This is a leak from an unnamed camera manufacturer about square sensors.
We have heard in the past that the 1Ds Mark IV would have a square CMOS sensor. Most people dismissed it as poppycock.
This rumor may appear to be in a different format that previous rumors, however this is how it was sent to me and I was told to post it as such.
by Dean Francis
Camera image sensors commonly use rectangular formats (3:2, 5:4, 16:9 aspect ratios). However, to obtain the highest image quality, the square format (1:1 aspect ratio) should be used. The advantages are surprisingly extensive as outlined below:
MAXIMIZED FIELD OF VIEW
The square format covers 100% of the maximum field of view. The maximum FOV is the largest area that can be covered by any four sided sensor (see diagram). A rectangular format (3:2) uses only 89% of the maximum FOV. Simply stated, the wider the rectangle, the smaller the photograph. The square format is about 11% larger – a considerable amount of image data.
PERIPHERAL LOSS MINIMIZED
Generally speaking, image quality suffers along the outer third edge of lenses. That’s where any circle of confusion (COC) issues become readily apparent, such as blurring, chromatic aberration, distortion, vignetting, etc. A rectangular format actually pushes outward into that area of the lens. 18% of the image (4 corners & 2 sides) are clearly degraded. However, the square format eliminates degradation (all 4 sides) and minimizes the remainder by pushing it farther into the corners.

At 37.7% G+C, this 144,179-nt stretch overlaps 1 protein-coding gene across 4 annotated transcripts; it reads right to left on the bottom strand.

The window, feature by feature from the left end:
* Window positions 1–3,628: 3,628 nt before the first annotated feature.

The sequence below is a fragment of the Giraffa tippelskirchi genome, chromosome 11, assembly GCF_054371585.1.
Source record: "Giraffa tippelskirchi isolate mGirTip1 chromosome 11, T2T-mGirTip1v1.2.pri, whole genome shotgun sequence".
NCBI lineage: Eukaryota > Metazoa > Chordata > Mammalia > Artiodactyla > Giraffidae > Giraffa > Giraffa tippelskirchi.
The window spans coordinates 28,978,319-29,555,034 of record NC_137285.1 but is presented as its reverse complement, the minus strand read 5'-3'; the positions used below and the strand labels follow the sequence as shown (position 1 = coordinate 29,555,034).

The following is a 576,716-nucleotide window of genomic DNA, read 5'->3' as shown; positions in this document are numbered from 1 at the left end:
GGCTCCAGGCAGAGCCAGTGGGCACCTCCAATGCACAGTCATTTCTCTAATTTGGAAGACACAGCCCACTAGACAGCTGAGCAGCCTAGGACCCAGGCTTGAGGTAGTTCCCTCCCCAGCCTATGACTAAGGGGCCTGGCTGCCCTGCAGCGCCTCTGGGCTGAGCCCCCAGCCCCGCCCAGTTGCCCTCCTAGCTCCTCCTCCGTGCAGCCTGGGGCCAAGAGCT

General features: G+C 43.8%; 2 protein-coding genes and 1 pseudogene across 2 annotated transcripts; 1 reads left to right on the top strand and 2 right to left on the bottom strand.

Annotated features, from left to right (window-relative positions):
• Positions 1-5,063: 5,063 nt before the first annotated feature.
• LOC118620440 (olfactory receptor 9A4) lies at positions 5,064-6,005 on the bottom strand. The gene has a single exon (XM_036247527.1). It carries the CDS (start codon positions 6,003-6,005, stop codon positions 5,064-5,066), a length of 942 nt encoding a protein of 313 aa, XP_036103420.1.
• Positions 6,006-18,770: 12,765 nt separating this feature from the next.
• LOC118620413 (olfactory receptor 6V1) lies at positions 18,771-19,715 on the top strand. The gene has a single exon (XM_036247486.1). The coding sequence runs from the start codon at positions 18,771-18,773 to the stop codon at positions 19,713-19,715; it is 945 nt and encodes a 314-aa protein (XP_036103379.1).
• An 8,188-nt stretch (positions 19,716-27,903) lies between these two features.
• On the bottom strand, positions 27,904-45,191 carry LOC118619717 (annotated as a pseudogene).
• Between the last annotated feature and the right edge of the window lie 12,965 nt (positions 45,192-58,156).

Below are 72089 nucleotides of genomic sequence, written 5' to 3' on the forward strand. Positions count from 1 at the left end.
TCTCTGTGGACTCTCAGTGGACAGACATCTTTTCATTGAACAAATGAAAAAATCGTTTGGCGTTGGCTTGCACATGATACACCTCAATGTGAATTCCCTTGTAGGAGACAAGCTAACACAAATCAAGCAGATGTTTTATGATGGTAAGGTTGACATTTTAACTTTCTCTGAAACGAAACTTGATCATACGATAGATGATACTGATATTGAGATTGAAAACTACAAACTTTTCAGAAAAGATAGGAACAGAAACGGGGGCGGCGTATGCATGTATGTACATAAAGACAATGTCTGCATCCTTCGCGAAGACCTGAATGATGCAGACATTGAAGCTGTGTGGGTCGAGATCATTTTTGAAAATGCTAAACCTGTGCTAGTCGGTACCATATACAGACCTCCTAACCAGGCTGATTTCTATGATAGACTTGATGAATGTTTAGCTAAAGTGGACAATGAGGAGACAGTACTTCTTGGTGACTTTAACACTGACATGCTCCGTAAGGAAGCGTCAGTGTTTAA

MICRON GAIN IN RESOLUTION
Photo sites benefit dramatically when their size is increased. The square format has a surface area 12% larger than a rectangular format (3:2). Photo sites can be manufactured 12% larger, a gain of +1.12 per micron. The 12% increase also expands sensel (super pixel) variations of resolution and enables 16 bit RAW capture when coupled with improved binning algorithms.
CROP LOSS SOLVED
Cropping a landscape oriented photograph (3:2) down to portrait discards about 60% of the image data (see diagram). With a square format, only 20% is lost. Landscape vs. portrait orientation can be determined later based upon output. Once cropped, only 3% of the peripheral loss region remains (extreme corners).
Photographers no longer have to rotate the camera and the secondary portrait grip becomes a thing of the past. Also, the quantity of materials is lessened (about 10%) by shortening the toe, foot and heal of the bottom plate. Weight is thereby decreased, allowing for significant changes and reallocation of the source/component materials. Additional battery capacity can be maintained and/or relocated to a secondary or supplemental location. The sensor is also cooled more evenly (about 5%) by equidistant dissipation of heat through the mount.
The list of improvements for the square format is extensive, benefitting camera functionality in all photographic and video applications. It’s also highly cost effective from a materials/manufacturing standpoint, desirable from the consumer’s viewpoint and fully marketable as a standardized format. Dean E. Francis